While the number of practicing surveyors leaving the profession for various reasons as stated above is on the rise, there is no replacement taking place at the same rate with no new entrants being channeled into the profession.  Youngsters and fresh candidates and even the persons with good technical background and experience are not in favour of taking up the surveyor’s profession.

There is going to be severe shortage of independent surveyors in the coming years if corrective actions are not taken from now on and without further loss of time. Particularly in view of increase in insurance awareness among the consumers, increased competition and penetration by GI companies, and with the 2 digit projected growth annually in the underwriting income in the coming years.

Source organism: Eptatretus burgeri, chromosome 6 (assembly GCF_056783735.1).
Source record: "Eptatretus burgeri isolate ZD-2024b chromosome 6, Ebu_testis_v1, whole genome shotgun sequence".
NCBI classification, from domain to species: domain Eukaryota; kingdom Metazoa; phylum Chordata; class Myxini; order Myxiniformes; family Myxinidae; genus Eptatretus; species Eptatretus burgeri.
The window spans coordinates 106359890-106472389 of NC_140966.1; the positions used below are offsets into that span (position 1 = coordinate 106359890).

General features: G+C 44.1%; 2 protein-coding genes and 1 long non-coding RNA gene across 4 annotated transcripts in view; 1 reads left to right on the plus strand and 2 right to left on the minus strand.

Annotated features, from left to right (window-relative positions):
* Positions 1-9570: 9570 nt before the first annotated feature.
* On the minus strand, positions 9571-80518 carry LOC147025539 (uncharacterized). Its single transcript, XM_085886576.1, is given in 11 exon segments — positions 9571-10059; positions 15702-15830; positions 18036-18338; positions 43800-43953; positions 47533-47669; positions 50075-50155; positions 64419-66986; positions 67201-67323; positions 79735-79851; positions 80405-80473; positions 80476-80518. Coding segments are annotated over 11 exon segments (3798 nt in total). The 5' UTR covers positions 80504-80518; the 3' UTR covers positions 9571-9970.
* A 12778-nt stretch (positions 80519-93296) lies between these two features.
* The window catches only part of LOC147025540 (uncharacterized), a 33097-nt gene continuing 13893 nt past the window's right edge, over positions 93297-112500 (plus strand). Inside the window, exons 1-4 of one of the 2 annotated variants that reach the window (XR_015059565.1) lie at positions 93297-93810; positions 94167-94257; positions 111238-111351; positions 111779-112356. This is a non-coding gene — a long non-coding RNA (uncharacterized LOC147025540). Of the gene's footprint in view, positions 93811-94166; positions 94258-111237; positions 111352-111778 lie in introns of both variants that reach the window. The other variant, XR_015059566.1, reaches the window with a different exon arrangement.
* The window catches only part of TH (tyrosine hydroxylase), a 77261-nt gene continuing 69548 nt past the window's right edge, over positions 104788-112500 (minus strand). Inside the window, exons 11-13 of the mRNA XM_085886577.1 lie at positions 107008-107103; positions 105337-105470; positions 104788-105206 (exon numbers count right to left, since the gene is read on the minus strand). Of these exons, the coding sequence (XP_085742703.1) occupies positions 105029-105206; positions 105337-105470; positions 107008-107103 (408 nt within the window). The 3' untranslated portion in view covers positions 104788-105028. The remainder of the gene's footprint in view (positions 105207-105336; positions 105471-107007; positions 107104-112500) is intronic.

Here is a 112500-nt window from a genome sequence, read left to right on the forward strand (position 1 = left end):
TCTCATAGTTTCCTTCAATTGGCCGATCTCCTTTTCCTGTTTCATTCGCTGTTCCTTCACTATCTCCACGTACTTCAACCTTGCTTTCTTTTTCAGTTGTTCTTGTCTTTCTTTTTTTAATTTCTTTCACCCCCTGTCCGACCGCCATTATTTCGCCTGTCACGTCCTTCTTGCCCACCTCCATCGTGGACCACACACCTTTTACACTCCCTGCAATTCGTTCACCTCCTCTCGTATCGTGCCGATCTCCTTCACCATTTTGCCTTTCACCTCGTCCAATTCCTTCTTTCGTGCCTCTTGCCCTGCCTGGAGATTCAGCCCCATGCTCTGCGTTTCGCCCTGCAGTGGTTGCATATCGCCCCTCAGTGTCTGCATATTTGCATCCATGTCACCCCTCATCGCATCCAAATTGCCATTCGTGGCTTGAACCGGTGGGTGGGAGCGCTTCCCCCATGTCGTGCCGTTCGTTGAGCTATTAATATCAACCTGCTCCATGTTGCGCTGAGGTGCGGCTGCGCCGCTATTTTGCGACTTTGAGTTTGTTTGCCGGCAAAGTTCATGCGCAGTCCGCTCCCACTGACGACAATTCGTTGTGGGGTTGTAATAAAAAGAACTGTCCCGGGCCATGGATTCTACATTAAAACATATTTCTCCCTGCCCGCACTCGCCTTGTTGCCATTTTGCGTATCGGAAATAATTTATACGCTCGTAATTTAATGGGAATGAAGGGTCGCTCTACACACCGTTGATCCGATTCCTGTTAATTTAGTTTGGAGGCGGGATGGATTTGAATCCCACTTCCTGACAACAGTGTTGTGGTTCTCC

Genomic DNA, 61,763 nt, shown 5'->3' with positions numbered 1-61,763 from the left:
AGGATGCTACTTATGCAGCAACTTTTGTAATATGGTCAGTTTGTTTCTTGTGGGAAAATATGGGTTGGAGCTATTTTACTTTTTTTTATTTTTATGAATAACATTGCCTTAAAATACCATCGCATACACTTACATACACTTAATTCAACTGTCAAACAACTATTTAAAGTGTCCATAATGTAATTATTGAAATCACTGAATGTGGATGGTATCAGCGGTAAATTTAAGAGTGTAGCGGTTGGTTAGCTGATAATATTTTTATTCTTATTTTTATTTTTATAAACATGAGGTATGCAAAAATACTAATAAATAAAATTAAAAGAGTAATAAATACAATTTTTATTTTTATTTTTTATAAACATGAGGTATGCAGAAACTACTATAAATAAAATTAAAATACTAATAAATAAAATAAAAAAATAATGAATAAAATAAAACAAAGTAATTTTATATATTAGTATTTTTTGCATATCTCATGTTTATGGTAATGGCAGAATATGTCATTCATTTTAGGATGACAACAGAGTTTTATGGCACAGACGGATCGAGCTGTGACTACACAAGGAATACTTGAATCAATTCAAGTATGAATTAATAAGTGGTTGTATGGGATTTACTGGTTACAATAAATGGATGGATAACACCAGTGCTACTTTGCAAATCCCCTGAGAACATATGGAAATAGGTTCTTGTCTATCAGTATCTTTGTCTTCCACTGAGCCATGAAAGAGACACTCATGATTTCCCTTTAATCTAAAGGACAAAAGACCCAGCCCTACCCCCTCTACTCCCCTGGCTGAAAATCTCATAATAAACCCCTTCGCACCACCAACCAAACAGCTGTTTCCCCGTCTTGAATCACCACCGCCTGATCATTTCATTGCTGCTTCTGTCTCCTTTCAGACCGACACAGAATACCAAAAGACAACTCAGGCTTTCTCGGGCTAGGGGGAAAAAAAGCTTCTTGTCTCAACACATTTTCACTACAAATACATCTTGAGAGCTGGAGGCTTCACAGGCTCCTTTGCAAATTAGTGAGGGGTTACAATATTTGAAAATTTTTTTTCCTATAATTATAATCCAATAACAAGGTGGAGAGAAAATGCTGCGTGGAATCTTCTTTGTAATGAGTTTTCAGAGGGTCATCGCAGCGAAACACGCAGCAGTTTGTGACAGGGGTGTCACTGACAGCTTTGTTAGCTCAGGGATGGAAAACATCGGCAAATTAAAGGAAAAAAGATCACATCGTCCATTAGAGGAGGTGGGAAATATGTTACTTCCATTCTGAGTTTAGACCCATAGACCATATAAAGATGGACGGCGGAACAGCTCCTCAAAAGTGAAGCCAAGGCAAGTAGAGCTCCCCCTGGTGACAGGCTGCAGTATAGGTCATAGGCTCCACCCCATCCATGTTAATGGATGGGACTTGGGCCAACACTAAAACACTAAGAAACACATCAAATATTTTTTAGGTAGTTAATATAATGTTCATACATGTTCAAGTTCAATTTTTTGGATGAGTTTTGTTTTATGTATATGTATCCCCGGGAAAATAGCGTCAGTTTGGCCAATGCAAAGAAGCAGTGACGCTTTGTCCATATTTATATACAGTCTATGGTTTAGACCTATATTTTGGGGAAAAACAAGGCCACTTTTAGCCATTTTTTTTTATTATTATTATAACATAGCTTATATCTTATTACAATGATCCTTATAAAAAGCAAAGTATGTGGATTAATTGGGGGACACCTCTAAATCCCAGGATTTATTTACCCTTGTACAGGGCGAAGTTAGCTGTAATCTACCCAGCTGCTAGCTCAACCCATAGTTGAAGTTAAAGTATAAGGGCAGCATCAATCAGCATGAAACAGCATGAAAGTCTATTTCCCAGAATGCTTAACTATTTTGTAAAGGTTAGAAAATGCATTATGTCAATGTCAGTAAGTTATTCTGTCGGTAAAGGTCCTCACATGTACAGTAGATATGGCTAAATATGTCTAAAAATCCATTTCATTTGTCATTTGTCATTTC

One corrective action is to make the profession remunerative and also secure to the new entrants to attract fresh talent into the profession and also experienced persons from diversified fields to service the clients and also to meet the challenges that the market is likely to offer in the diversified fields of business in the coming years, in all the departments.

By: S. ANOOP KUMAR, SURVEYOR/LOSS ASSESSOR, Hyderabad, Published in “The Insurance Times” October, 2012